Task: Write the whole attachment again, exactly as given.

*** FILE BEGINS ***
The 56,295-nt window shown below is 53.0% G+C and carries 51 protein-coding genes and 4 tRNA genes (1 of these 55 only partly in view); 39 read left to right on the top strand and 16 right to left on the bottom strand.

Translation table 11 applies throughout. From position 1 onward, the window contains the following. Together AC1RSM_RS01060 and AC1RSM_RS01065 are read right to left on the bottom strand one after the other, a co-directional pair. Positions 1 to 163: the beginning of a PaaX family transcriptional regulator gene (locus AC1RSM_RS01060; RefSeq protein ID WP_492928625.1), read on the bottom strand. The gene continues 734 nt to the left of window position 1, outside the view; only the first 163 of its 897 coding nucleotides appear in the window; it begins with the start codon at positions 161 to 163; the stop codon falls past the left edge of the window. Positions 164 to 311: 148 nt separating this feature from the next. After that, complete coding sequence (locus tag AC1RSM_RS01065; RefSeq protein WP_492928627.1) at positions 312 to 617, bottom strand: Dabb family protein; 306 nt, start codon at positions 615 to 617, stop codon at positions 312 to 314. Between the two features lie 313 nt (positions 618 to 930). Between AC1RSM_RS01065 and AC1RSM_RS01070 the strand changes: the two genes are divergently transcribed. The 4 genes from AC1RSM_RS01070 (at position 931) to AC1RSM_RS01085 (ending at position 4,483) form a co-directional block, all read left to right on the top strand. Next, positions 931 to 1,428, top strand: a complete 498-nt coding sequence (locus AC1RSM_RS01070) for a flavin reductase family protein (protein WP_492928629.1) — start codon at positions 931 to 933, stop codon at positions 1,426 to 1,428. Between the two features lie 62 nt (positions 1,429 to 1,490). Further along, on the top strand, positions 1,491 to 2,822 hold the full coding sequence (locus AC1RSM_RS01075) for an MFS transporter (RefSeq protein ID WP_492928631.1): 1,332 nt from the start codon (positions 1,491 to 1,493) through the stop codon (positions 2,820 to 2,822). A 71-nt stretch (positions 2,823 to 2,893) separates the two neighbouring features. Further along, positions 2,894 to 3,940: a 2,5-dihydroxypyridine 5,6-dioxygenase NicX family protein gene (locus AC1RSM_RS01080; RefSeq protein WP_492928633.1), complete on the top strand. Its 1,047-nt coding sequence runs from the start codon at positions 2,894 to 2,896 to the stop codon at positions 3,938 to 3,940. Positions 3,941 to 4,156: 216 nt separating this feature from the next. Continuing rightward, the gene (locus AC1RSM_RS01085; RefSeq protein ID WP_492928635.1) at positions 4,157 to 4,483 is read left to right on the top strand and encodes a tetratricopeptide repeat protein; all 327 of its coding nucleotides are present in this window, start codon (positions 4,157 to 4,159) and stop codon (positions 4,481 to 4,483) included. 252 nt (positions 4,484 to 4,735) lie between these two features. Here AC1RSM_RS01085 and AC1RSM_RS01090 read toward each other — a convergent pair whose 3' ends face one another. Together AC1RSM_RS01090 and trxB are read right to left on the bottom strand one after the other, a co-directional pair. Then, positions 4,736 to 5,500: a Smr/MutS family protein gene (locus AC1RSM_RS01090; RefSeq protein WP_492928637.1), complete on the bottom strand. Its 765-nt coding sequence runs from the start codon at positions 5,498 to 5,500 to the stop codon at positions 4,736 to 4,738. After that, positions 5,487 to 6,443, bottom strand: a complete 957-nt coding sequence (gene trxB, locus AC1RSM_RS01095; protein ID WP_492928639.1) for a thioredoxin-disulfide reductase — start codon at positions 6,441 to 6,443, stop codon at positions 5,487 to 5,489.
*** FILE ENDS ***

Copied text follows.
The 56,295-nt window shown below is 53.0% G+C and carries 51 protein-coding genes and 4 tRNA genes (1 of these 55 only partly in view); 39 read left to right on the top strand and 16 right to left on the bottom strand.

Translation table 11 applies throughout. From position 1 onward, the window contains the following. Together AC1RSM_RS01060 and AC1RSM_RS01065 are read right to left on the bottom strand one after the other, a co-directional pair. Positions 1 to 163: the beginning of a PaaX family transcriptional regulator gene (locus AC1RSM_RS01060; RefSeq protein ID WP_492928625.1), read on the bottom strand. The gene continues 734 nt to the left of window position 1, outside the view; only the first 163 of its 897 coding nucleotides appear in the window; it begins with the start codon at positions 161 to 163; the stop codon falls past the left edge of the window. Positions 164 to 311: 148 nt separating this feature from the next. After that, complete coding sequence (locus tag AC1RSM_RS01065; RefSeq protein WP_492928627.1) at positions 312 to 617, bottom strand: Dabb family protein; 306 nt, start codon at positions 615 to 617, stop codon at positions 312 to 314. Between the two features lie 313 nt (positions 618 to 930). Between AC1RSM_RS01065 and AC1RSM_RS01070 the strand changes: the two genes are divergently transcribed. The 4 genes from AC1RSM_RS01070 (at position 931) to AC1RSM_RS01085 (ending at position 4,483) form a co-directional block, all read left to right on the top strand. Next, positions 931 to 1,428, top strand: a complete 498-nt coding sequence (locus AC1RSM_RS01070) for a flavin reductase family protein (protein WP_492928629.1) — start codon at positions 931 to 933, stop codon at positions 1,426 to 1,428. Between the two features lie 62 nt (positions 1,429 to 1,490). Further along, on the top strand, positions 1,491 to 2,822 hold the full coding sequence (locus AC1RSM_RS01075) for an MFS transporter (RefSeq protein ID WP_492928631.1): 1,332 nt from the start codon (positions 1,491 to 1,493) through the stop codon (positions 2,820 to 2,822). A 71-nt stretch (positions 2,823 to 2,893) separates the two neighbouring features. Further along, positions 2,894 to 3,940: a 2,5-dihydroxypyridine 5,6-dioxygenase NicX family protein gene (locus AC1RSM_RS01080; RefSeq protein WP_492928633.1), complete on the top strand. Its 1,047-nt coding sequence runs from the start codon at positions 2,894 to 2,896 to the stop codon at positions 3,938 to 3,940. Positions 3,941 to 4,156: 216 nt separating this feature from the next. Continuing rightward, the gene (locus AC1RSM_RS01085; RefSeq protein ID WP_492928635.1) at positions 4,157 to 4,483 is read left to right on the top strand and encodes a tetratricopeptide repeat protein; all 327 of its coding nucleotides are present in this window, start codon (positions 4,157 to 4,159) and stop codon (positions 4,481 to 4,483) included. 252 nt (positions 4,484 to 4,735) lie between these two features. Here AC1RSM_RS01085 and AC1RSM_RS01090 read toward each other — a convergent pair whose 3' ends face one another. Together AC1RSM_RS01090 and trxB are read right to left on the bottom strand one after the other, a co-directional pair. Then, positions 4,736 to 5,500: a Smr/MutS family protein gene (locus AC1RSM_RS01090; RefSeq protein WP_492928637.1), complete on the bottom strand. Its 765-nt coding sequence runs from the start codon at positions 5,498 to 5,500 to the stop codon at positions 4,736 to 4,738. After that, positions 5,487 to 6,443, bottom strand: a complete 957-nt coding sequence (gene trxB, locus AC1RSM_RS01095; protein ID WP_492928639.1) for a thioredoxin-disulfide reductase — start codon at positions 6,441 to 6,443, stop codon at positions 5,487 to 5,489.